Sydney Recording Studios: History of the Sitar II

Sydney Recording Studios: Now we follow on from the last blog about the fascinating history of the Sitar.
…This of course was a different Amir Khusru from the one who lived in 1300. This latter Amir Khusru was the 15th descendent of Naubat Khan, the son-in-law of Tansen. It is said that he developed this instrument from the Persian Sehtar.

Sydney Recording Studios: Further development of the Sitar

Amir Khusru’s grandson Masit Khan was one of the most influential musicians in the development of the Sitar. He composed numerous slow gats in the dhrupad style of the day. This style is referred to as Masitkhani Gat. The Masitkhani gats were further popularized by his son, Bahadur Khan. Masit Khan was a resident of Delhi; therefore Masitkhani Gats are sometimes referred to as Dilli Ka Baaj.

Sydney Recording Studios: Raza Khan

Raza Khan was also an important person in the development of sitar music. Raza Khan was also a descendent of Tansen and lived in Lucknow around 1800-1850. Raza Khan was also known as Ghulam Raza. He developed the fast gat known as Razakani gat.
Amrit Sen and Rahim Sen are credited with modifying the tuning and stringing of the Sitar and introducing numerous new techniques to the instrument.

Sydney Recording Studios: Constant evolution of the Sitar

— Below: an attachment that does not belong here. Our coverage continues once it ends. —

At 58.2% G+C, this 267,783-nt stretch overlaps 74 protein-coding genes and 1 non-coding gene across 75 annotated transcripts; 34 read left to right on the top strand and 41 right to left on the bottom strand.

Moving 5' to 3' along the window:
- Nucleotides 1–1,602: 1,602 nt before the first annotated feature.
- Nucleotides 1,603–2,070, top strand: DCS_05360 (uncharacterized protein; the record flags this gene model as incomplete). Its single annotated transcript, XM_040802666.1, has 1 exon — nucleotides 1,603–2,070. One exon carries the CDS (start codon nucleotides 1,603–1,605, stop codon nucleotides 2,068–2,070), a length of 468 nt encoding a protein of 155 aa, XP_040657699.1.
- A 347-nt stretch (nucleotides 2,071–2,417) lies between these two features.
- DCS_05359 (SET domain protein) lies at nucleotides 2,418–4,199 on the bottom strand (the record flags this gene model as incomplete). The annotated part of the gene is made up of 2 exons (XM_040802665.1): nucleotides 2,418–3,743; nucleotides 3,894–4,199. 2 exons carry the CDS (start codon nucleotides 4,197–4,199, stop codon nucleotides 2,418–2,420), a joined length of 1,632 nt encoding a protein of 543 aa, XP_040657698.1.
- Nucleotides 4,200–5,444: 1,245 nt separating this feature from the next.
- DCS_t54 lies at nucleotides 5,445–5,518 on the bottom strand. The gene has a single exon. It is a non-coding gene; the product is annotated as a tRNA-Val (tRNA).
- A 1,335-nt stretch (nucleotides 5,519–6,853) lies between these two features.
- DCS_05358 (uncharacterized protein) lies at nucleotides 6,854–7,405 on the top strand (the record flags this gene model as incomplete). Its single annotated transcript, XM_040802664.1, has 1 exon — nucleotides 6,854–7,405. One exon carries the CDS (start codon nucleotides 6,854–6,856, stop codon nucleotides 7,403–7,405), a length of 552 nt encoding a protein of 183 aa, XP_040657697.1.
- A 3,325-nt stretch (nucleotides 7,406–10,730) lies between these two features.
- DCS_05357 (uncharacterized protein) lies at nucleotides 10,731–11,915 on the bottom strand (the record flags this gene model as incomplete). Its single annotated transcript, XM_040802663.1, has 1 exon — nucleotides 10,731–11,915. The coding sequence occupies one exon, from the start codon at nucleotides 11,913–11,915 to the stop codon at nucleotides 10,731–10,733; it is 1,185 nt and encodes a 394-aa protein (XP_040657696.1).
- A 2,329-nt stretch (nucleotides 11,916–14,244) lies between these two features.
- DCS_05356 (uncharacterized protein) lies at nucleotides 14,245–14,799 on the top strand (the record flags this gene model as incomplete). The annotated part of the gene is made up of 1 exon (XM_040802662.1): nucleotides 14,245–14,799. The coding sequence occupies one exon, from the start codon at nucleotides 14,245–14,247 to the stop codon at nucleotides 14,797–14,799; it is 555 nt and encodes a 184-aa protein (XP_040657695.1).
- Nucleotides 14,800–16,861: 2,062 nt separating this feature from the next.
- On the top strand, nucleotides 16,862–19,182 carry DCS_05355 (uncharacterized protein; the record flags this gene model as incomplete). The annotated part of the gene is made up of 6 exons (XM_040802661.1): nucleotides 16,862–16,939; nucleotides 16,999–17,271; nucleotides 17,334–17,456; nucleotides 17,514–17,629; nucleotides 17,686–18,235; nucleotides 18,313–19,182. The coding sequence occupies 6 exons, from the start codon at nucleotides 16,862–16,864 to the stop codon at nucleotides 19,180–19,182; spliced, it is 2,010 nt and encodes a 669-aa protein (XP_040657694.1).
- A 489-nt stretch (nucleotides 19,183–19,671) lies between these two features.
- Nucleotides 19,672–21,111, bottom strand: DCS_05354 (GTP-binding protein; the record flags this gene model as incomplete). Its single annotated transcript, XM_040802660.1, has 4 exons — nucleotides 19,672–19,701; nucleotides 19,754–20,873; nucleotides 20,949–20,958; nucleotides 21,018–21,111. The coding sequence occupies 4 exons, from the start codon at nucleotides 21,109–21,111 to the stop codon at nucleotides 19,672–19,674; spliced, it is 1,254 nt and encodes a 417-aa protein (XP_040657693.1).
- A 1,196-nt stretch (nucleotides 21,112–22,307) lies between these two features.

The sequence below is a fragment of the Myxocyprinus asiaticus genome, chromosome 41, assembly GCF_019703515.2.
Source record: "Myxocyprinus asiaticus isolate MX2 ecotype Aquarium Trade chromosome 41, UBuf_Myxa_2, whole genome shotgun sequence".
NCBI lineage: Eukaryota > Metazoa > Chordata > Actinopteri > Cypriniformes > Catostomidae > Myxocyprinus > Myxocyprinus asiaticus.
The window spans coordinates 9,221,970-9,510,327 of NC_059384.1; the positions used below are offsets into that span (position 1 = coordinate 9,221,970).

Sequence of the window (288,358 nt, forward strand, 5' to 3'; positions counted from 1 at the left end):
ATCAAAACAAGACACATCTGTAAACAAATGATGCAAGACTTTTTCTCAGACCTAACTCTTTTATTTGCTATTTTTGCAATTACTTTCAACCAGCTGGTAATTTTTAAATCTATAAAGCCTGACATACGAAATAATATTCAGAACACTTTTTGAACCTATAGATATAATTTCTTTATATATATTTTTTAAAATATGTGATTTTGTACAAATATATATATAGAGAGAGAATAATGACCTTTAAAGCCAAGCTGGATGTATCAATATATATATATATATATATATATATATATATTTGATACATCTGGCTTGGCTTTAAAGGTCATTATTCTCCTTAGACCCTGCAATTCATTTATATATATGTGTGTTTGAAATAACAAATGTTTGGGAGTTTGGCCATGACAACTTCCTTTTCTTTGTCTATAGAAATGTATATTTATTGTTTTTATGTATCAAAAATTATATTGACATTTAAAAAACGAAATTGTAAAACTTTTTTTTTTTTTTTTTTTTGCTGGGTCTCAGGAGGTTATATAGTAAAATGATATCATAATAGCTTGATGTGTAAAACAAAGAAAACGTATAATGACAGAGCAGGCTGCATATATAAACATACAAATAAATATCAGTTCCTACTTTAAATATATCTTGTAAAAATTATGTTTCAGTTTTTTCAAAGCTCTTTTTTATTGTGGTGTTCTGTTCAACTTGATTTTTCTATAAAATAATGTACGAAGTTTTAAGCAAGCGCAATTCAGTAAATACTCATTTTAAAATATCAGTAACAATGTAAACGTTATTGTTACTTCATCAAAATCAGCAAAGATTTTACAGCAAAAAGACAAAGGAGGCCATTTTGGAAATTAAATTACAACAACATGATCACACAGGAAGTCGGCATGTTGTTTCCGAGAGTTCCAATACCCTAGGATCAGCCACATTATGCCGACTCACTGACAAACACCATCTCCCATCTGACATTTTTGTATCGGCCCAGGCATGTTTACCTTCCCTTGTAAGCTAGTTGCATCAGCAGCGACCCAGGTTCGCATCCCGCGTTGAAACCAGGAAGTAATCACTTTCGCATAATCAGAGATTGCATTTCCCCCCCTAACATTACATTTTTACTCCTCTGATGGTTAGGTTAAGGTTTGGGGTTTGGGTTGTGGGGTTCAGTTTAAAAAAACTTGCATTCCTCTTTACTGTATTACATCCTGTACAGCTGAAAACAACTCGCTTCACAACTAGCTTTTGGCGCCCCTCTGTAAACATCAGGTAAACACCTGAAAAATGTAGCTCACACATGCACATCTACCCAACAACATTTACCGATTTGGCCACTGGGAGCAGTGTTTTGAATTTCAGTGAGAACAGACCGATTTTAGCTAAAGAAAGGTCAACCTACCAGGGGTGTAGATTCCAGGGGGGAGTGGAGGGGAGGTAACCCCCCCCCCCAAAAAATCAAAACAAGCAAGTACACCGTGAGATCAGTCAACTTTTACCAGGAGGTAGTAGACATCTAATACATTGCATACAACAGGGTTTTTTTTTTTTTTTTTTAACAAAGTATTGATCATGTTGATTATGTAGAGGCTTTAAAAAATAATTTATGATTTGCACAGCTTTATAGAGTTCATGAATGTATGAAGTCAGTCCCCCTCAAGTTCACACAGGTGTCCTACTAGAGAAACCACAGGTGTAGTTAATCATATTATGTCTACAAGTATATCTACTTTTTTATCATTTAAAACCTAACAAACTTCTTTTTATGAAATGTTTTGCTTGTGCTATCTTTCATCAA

Whatever its true history, the sitar has continued to evolve over the centuries and is still evolving.. Presently, there is 3 forms of sitar The the Kharaj pancham ( sitar in General with,7 stringes with 2 bass strings) the Ghandhar pancham( 6 stringed no bass strings.).and the Ravi Shankar style(Kharaj pancham with, with 6 strings)The Kharaj Pancham sitar Played and popularised by Ravi Shankar, has 4 octaves and 6 primary playing strings and 2 bass strings..The Gandhar pancham sitar modified and popularised by Vilayat Khan  has 3 octaves and no bass strings In addition to the top playing strings threr are 12 to 13 Tarafs  (resonating strings ) underneath the top 7main strings. When a note is struck on the fret these Tarafs ring with the same frequency to create a natural reverb inbuilt in the instrument.
Sydney Recording Studios Sitar